SW Boatworks of Lamoine, founded by Stewart Workman in 2000, bought the classic Calvin Beal and Young Brothers molds and rebooted the lines with huge success in both commercial and pleasure markets.
Maine Yacht Center put Maine on the map for high-tech, ocean-racing yachts when it outfitted Bruce Schwab’s Open 60 Ocean Planet to race around the world in 2003. Other Maine Yacht Center projects included rehabbing two Open 60s sailed by Rich Wilson in the grueling Vendée Globe Races of 2008 and 2017.
Hodgdon Yachts, which got its start building wooden fishing boats in 1816 in East Boothbay, went high-tech, building Navy stealth boats and expanding to Europe where its luxury limousine tenders were a hit with megayacht owners. In 2014, the company built Comanche, a 100' high-tech ocean racing monohull that set several speed records.
Hinckley Company, known for its custom sailboats, introduced the Picnic Boat in 1994. The groundbreaking boat featured jet propulsion, and a JetStick Helm was added in 1998. The company, which was sold by the Hinckley family in 1997, added yards up and down the East Coast. Tara Regan was hired in 2016 as general manager of the Southwest Harbor operation, the first woman to hold that job.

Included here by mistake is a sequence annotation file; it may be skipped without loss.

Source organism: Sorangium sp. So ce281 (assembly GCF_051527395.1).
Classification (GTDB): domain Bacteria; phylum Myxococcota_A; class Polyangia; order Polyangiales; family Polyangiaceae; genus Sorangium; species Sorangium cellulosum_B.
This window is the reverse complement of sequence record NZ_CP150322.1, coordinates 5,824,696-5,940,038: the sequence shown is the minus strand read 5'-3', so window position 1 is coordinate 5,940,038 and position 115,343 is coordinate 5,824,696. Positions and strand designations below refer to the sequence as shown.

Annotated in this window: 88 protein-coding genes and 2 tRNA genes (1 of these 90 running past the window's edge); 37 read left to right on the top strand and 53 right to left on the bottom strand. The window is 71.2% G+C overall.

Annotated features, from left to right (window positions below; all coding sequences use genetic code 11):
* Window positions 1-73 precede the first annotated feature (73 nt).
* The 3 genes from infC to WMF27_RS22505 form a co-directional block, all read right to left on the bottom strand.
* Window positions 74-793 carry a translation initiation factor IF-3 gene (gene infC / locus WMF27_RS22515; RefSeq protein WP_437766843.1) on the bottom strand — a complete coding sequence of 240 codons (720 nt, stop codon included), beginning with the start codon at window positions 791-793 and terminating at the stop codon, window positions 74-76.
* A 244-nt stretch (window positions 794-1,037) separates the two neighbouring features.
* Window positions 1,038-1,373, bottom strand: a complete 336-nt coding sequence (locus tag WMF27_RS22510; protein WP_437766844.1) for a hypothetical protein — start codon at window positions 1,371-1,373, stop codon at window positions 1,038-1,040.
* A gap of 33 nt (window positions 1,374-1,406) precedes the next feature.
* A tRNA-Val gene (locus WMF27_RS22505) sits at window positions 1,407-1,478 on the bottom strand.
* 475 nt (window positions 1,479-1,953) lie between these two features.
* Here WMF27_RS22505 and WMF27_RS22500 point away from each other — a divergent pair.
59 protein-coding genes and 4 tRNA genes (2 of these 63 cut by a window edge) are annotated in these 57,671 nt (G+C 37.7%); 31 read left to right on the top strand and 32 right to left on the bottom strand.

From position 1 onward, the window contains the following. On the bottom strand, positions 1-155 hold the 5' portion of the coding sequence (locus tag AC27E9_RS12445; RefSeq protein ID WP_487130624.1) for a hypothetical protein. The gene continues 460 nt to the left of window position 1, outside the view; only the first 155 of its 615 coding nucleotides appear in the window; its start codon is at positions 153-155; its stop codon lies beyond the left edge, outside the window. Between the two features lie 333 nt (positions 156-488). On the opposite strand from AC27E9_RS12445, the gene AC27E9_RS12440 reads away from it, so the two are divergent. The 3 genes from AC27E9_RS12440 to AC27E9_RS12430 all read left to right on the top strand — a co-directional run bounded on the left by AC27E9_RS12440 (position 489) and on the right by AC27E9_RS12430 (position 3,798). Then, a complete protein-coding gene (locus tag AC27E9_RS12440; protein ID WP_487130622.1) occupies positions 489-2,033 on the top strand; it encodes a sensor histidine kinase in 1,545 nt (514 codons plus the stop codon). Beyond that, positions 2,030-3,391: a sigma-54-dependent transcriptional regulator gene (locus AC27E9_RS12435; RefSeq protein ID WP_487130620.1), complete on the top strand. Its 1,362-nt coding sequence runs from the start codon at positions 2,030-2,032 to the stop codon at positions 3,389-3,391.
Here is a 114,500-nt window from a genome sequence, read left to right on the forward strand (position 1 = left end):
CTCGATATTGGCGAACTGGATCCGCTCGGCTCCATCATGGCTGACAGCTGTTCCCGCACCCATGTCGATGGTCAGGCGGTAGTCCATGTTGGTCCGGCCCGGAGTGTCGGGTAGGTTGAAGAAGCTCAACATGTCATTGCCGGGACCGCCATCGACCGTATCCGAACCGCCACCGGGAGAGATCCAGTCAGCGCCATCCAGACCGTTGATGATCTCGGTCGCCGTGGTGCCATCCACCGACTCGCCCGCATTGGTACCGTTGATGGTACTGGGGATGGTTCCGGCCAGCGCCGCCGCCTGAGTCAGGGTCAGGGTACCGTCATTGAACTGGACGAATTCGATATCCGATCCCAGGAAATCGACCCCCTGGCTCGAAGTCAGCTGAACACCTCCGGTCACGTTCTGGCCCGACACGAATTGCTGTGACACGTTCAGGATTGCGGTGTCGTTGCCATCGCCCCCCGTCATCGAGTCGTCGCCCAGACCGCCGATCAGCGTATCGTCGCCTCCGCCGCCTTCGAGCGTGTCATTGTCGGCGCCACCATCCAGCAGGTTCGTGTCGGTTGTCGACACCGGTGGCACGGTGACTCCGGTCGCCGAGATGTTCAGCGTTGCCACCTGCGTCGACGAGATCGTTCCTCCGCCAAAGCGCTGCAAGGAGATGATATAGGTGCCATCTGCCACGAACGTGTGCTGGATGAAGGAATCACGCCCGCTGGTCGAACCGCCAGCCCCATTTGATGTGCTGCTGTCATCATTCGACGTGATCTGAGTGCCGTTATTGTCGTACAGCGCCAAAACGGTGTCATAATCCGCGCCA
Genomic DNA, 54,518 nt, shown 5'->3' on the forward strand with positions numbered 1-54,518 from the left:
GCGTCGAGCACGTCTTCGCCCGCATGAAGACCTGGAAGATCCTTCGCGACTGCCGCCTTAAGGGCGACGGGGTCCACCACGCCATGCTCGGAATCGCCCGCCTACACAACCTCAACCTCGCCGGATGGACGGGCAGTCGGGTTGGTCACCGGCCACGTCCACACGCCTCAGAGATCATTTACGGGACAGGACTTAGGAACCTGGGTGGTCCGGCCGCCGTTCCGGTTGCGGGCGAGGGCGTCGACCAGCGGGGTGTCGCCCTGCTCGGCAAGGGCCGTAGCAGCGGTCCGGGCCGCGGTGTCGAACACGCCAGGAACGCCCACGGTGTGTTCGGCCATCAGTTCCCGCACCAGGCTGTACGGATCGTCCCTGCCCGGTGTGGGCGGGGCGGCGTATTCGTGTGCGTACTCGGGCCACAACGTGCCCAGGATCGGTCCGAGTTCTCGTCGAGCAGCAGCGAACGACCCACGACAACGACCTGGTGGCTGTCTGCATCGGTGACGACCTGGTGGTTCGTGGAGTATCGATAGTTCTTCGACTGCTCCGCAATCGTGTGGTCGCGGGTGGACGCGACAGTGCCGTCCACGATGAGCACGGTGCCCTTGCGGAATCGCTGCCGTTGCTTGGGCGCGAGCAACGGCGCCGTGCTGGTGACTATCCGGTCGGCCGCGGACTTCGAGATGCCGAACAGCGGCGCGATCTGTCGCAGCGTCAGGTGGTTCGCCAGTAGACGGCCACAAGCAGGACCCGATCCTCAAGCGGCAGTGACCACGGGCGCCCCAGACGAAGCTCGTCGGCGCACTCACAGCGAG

GPS was made available for public use in 1989 under the order of then-President Ronald Reagan after a commercial airliner carrying 269 people was shot down after straying into Russian airspace. By 2017, navigation had been changed forever and boaters could navigate using their smartphones.
Brooklin Boat Yard put the state on the map in the architectural world in 2015 when it launched a 74' sloop designed by German Frers with major tweaking by world-famous architect Frank Gehry. Named Foggy, the yacht featured Gehry’s fantastical curves and hundreds of intricate hull cut-outs.
Before cell phones made calling home so simple, the Camden Marine Radio operator helped those at sea connect with loved ones. Boaters could place calls via VHF, and the shoreside operator would connect them to a landline. Anyone listening on Channels 28 or 64 could hear everything, sometimes too much. The business closed in 1999.